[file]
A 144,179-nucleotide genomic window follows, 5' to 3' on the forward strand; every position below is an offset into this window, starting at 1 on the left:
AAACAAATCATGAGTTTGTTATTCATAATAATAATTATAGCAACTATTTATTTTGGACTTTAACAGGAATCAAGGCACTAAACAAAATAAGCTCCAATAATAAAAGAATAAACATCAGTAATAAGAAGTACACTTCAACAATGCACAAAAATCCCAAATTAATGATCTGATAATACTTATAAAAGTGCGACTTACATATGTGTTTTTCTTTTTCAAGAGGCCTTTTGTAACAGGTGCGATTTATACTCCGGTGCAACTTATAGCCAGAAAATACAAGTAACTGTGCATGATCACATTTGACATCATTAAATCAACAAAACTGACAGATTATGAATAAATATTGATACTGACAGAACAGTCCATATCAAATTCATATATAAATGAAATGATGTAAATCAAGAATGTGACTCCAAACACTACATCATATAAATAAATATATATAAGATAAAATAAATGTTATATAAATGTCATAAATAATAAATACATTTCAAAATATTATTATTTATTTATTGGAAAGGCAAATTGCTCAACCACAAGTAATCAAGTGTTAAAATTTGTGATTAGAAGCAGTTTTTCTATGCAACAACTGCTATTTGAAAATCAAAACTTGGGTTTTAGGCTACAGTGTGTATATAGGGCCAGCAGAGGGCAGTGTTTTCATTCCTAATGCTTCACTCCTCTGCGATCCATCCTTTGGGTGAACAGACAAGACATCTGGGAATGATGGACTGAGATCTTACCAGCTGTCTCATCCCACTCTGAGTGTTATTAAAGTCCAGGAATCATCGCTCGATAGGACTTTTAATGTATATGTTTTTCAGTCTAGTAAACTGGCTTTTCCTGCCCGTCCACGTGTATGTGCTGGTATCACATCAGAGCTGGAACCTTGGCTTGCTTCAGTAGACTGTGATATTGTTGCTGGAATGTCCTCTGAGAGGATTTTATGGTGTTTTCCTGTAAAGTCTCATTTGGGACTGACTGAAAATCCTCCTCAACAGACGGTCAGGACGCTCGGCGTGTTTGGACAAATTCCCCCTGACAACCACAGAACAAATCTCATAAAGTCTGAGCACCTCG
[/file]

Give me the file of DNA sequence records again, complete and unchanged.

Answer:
A 144,179-nucleotide genomic window follows, 5' to 3' on the forward strand; every position below is an offset into this window, starting at 1 on the left:
AAACAAATCATGAGTTTGTTATTCATAATAATAATTATAGCAACTATTTATTTTGGACTTTAACAGGAATCAAGGCACTAAACAAAATAAGCTCCAATAATAAAAGAATAAACATCAGTAATAAGAAGTACACTTCAACAATGCACAAAAATCCCAAATTAATGATCTGATAATACTTATAAAAGTGCGACTTACATATGTGTTTTTCTTTTTCAAGAGGCCTTTTGTAACAGGTGCGATTTATACTCCGGTGCAACTTATAGCCAGAAAATACAAGTAACTGTGCATGATCACATTTGACATCATTAAATCAACAAAACTGACAGATTATGAATAAATATTGATACTGACAGAACAGTCCATATCAAATTCATATATAAATGAAATGATGTAAATCAAGAATGTGACTCCAAACACTACATCATATAAATAAATATATATAAGATAAAATAAATGTTATATAAATGTCATAAATAATAAATACATTTCAAAATATTATTATTTATTTATTGGAAAGGCAAATTGCTCAACCACAAGTAATCAAGTGTTAAAATTTGTGATTAGAAGCAGTTTTTCTATGCAACAACTGCTATTTGAAAATCAAAACTTGGGTTTTAGGCTACAGTGTGTATATAGGGCCAGCAGAGGGCAGTGTTTTCATTCCTAATGCTTCACTCCTCTGCGATCCATCCTTTGGGTGAACAGACAAGACATCTGGGAATGATGGACTGAGATCTTACCAGCTGTCTCATCCCACTCTGAGTGTTATTAAAGTCCAGGAATCATCGCTCGATAGGACTTTTAATGTATATGTTTTTCAGTCTAGTAAACTGGCTTTTCCTGCCCGTCCACGTGTATGTGCTGGTATCACATCAGAGCTGGAACCTTGGCTTGCTTCAGTAGACTGTGATATTGTTGCTGGAATGTCCTCTGAGAGGATTTTATGGTGTTTTCCTGTAAAGTCTCATTTGGGACTGACTGAAAATCCTCCTCAACAGACGGTCAGGACGCTCGGCGTGTTTGGACAAATTCCCCCTGACAACCACAGAACAAATCTCATAAAGTCTGAGCACCTCG